18. I split this tiny fish out of my coal supply. This Microhaplolepis serrata is 100% complete at a mere 23 mm. The Fish is Mid-Pennsylvanian in age. The Cannel Coal is so paper thin I needed to mount it on stiff cardboard to handle. I haven't posted Linton material in a long time. I never seem to grow tired of discovering these little guys. Here are pictures taken in different lighting conditions. Here are some technical drawings of this and related species.
  19. Concavotectum Braincase

    Braincase of a bony fish.
  20. Today was a really good hunt! I was as always,hunting at my hunting grounds in Popovac with my girlfriend , so it was her first time to hunt fossils with me! We found insect at the beginning,then bulrush and at the end of our hunt we have found fishes and fish bones1. It was really amazing! Enjoy guys !
  21. Mineral Deposit or Fossils part II

    Here are some more specimens I found that I am not sure are anything or not. The pair looks like a fish to me. Another view of the second above and another sample.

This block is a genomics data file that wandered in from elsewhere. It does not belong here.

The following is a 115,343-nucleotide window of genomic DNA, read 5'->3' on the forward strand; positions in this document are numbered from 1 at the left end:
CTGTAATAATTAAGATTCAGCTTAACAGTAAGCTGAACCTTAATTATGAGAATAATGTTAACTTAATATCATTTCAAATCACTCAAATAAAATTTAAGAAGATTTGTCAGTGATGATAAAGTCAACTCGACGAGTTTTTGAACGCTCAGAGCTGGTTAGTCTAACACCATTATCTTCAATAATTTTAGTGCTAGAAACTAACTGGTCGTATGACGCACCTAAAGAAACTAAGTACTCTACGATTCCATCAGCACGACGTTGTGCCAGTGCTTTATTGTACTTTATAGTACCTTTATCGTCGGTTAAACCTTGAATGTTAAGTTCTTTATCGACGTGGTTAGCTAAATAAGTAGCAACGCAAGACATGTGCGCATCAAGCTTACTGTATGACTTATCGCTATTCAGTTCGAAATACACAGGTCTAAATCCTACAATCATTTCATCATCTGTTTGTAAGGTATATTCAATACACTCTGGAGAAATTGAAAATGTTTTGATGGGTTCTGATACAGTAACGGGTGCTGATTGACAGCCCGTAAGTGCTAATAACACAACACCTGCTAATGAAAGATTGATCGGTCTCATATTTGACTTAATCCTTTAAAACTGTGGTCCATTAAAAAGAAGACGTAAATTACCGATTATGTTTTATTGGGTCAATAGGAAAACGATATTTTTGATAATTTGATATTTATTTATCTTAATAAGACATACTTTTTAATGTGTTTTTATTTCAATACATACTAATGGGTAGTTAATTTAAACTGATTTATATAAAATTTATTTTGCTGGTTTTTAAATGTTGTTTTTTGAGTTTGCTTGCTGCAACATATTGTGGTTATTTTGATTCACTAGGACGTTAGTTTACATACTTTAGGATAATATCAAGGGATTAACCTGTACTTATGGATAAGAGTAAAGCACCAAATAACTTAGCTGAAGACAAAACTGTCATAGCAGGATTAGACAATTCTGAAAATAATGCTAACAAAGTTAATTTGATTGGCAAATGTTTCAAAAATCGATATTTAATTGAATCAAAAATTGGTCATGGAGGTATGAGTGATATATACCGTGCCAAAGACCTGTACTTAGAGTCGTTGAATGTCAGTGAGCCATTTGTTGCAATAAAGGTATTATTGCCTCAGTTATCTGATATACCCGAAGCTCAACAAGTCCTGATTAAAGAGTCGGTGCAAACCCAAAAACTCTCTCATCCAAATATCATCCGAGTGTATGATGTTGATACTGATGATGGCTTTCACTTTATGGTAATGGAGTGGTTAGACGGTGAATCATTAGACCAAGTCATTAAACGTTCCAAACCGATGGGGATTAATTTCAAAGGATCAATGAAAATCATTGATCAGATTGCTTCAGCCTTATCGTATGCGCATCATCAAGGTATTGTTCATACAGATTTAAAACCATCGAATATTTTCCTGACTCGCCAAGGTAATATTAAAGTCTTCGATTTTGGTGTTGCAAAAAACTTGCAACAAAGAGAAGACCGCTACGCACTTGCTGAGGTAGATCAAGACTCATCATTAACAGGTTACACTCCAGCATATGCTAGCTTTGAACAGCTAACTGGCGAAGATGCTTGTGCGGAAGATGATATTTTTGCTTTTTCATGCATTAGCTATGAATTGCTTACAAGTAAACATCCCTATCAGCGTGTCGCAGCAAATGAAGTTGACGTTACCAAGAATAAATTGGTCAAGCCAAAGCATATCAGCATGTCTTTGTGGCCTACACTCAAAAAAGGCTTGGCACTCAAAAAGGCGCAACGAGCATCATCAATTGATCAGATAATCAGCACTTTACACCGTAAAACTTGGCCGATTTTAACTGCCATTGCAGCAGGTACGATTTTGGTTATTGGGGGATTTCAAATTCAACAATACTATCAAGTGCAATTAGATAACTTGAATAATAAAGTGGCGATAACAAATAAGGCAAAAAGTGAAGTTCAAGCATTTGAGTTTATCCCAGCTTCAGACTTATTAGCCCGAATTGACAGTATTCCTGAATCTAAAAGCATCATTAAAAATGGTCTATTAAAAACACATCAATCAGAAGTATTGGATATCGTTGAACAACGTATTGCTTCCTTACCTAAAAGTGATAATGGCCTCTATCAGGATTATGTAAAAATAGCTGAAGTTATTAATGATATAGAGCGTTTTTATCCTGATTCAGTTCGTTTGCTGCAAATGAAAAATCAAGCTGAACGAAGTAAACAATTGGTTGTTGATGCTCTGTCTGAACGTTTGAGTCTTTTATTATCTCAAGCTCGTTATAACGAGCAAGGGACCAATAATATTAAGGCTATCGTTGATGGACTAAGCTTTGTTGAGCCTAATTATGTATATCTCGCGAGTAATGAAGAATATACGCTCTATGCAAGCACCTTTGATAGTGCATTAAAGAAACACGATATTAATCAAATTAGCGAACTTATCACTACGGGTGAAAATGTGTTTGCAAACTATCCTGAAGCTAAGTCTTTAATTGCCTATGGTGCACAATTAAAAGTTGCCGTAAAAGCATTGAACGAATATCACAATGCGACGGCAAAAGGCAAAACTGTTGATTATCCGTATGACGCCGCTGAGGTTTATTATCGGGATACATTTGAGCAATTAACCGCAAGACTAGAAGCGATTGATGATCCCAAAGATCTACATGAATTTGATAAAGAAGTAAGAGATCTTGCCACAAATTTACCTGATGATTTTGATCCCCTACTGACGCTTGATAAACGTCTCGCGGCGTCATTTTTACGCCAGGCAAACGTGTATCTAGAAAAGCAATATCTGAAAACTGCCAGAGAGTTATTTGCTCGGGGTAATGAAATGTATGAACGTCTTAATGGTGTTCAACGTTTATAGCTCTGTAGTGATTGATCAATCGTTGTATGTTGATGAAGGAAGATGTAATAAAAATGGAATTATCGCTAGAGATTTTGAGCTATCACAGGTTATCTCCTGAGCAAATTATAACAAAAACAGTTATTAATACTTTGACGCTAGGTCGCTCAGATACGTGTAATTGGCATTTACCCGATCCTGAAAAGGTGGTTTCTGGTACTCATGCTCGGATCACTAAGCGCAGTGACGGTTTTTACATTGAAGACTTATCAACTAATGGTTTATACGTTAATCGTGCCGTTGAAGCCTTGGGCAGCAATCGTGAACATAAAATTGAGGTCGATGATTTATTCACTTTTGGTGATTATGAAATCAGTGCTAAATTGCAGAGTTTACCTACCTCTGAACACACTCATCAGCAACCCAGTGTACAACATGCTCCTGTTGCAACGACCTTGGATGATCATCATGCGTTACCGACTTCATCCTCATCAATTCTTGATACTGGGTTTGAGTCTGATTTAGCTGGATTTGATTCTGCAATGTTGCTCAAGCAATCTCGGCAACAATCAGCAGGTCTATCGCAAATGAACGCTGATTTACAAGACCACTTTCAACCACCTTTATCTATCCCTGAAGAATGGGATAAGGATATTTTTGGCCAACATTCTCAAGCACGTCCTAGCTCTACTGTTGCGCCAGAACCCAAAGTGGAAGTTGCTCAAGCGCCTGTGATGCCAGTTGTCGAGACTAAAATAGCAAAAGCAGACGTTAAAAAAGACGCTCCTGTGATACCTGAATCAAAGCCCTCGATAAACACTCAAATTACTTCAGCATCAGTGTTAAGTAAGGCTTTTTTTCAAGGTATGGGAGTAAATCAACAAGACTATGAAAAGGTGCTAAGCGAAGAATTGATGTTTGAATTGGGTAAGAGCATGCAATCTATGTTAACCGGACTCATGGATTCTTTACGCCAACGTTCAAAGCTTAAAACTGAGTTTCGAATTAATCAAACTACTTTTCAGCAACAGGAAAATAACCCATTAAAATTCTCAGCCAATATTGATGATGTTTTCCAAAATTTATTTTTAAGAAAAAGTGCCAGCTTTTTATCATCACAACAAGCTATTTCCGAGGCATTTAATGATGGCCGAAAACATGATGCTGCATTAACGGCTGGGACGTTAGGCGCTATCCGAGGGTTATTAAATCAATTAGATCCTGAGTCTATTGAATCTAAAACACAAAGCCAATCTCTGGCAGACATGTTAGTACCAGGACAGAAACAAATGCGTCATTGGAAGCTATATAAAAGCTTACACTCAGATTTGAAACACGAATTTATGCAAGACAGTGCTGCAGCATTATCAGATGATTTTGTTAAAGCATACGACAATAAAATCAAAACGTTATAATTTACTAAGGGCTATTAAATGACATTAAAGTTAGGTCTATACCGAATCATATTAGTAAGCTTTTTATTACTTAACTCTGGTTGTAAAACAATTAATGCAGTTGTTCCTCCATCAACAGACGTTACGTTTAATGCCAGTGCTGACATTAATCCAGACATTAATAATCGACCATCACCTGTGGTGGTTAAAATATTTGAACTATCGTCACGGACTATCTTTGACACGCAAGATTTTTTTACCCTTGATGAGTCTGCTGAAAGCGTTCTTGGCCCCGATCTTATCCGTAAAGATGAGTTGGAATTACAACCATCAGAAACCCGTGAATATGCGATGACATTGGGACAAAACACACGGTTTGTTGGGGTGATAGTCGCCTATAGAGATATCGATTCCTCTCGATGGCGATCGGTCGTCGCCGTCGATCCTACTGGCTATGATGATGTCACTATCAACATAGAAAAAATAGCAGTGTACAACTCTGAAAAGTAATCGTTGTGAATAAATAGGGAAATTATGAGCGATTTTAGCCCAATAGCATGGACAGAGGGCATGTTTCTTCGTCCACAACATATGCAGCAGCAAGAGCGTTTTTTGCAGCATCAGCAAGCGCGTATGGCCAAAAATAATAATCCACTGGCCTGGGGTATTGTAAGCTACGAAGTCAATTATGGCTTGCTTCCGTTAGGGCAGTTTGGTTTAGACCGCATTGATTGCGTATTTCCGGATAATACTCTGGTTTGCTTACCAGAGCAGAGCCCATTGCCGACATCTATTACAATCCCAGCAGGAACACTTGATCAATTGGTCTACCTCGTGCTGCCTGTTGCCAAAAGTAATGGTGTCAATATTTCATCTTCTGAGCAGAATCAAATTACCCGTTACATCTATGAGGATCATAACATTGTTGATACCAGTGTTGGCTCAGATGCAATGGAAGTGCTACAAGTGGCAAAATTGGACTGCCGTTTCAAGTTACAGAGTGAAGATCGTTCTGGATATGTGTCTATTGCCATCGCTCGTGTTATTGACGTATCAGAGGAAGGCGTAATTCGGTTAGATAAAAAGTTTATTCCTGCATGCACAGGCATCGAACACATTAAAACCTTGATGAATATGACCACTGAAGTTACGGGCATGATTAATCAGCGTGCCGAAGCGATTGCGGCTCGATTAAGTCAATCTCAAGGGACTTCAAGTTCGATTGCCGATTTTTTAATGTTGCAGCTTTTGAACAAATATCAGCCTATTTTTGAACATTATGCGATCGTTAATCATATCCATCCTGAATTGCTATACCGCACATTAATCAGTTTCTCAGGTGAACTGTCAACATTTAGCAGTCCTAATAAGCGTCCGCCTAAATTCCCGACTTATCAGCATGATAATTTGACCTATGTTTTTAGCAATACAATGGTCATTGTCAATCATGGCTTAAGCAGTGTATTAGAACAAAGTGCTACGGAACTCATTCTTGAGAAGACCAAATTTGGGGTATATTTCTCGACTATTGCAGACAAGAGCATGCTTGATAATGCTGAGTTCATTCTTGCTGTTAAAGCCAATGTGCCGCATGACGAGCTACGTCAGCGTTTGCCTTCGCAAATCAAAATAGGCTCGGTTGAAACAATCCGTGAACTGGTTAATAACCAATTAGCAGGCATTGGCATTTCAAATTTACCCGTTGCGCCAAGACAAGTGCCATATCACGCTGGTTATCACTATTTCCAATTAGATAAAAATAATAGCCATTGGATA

22. Green River Fish Prep

    I'm working on some Green River stuff for @abctriplets that they collected on their fossil extravaganza! Thus fish is turning out to be a real gem. This is how the piece arrived in Texas. EDIT: 1st two photos courtesy of Jared. I applied copious amounts of Paleobond to both surfaces and clamped them together for several days, marking the location and direction of the fish so I don't forget. Then I went on the attack. The fish layer was about 3/4" below the surface so I used a small chisel and knocked about 1/2" off the top of the slab to reduce the depth. Then comes the CP9361for fast bulk matrix removal, being careful not to hit the fish. There is a very slight color change (darkening) to the matrix immediately before you expose the fish. Once I saw that, I switched to the Micro Jack knowing that the fish is anxiously waiting to fall apart just below the surface! These fish are extremely brittle so I'm stopping every 30 seconds or so to consolidate. Scribe, consolidate, repeat... 2 hours later and here's where it sits. I believe this is a Mioplosus sp. and it looks like it will be complete. You can see the glue where the break ran across the skull and down the body.